There are lots of on-line comments about the gig economy. WhatIs says, “A study by Intuit predicted that by 2020, 40% of American workers would be independent contractors.” There are higher and lower estimates here and there, depending on how they define the jobs that have no benefits, no rights, no dignity, and no guarantee that employment will last more than one day. It’s maybe one step above serfdom.
We’d have to be stupid to ignore the gig economy
But every article I saw said that the gig economy is growing and will keep on growing. The reasons they give are so inadequate that they almost constitute untruths: they attribute the growing gig economy to the changing nature of work. Unfortunately, that’s not what’s happening.
More and more people are working part-time, split shift, “independent contractor,” no-future jobs because that’s what the employers want. It’s what they have always wanted, but they never had such power over the government as they have now. The gig economy is growing because employers do not want workers with guaranteed jobs, workers with health care, workers with any kind of rights at all. In several levels of government, but especially in state legislatures, they are moving to reduce all of us into the gig economy.
Uber Drivers Rally
Last Saturday, a woman walked into the KNON studios and said “Hi, I’m Edith.” We greeted her and I tried to find out why she wanted to be on the “Workers Beat” talk show. She said she was a driver, so I assumed she was from the Amalgamated Transit Union and there to talk about management’s privatization scheme. They want to let Dallas’ disabled people get transported by Uber and Lyft temporary drivers instead of the professionals from ATU.
About 20 minutes into the program, Edith started talking about Uber management, and I finally realized that she was the woman I had exchanged e-mails with during the previous week. She wants to organize Uber and Lyft drivers. She had some compelling reasons.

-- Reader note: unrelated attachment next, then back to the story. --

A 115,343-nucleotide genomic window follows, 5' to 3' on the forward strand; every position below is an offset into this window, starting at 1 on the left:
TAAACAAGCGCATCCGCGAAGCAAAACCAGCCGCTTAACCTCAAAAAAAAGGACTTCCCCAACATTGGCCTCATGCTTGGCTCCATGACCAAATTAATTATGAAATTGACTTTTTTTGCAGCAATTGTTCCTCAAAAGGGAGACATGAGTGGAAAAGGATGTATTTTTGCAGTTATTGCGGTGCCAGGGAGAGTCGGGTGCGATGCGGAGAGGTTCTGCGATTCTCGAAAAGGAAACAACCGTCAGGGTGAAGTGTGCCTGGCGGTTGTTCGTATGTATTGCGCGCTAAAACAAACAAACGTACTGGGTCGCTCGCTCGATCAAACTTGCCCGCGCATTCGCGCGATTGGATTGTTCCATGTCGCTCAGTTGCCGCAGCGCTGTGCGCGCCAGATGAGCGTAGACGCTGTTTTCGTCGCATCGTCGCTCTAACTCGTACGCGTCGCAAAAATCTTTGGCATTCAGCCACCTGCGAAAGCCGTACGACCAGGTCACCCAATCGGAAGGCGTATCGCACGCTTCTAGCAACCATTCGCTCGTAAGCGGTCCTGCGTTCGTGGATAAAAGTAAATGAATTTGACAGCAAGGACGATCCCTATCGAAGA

Uber has recently cut the percentage of fares that the drivers get, Edith said. Worse than that, they manipulate the hiring process so that newer drivers get more fares. That way the newer drivers will be more likely to stay with Uber until their other options have disappeared. Then they’re stuck.
I’m for organizing all workers, no exceptions, so we got right into the problems and solutions. Edith said there would be a demonstration at Dallas City Hall today.
After the program, I posted an “event” on Facebook for the Uber/Lyft rally. At noon today, I hurried down there. Nobody else showed up, not even Edith. She told me by email that she had gotten discouraged because nobody else would commit to come. I told Edith that the proof of a good activist in the period we live in is not how successful they are, but whether or not they give up. So we’re going to try again on the 2nd Monday next month, or at least I hope so.
What Do We Learn?
First of all, a job with absolutely no guarantees can change at management’s whim. That’s why management likes them so much. Thousands of out-of-work government employees are, right now, applying to go to work for Uber or Lyft. It may seem like a good option, or perhaps the only option, but it will change when management wants it changed, and they never willingly change things for the betterment of the employees.
Gig jobs will just get worse as more people depend on them.
Second of all, gig workers are extremely difficult to organize. It’s one of those impossible things that has to happen. That’s why Edith couldn’t get anybody to the rally. It’s also why the established unions aren’t trying very hard to organize gig workers.
But it has to happen because the gig economy will keep on growing as long as bosses are running “our” government. One might pretend to be “objective” and say it doesn’t have to happen because there are other alternatives like fascism. That’s not an alternative, it’s a disaster!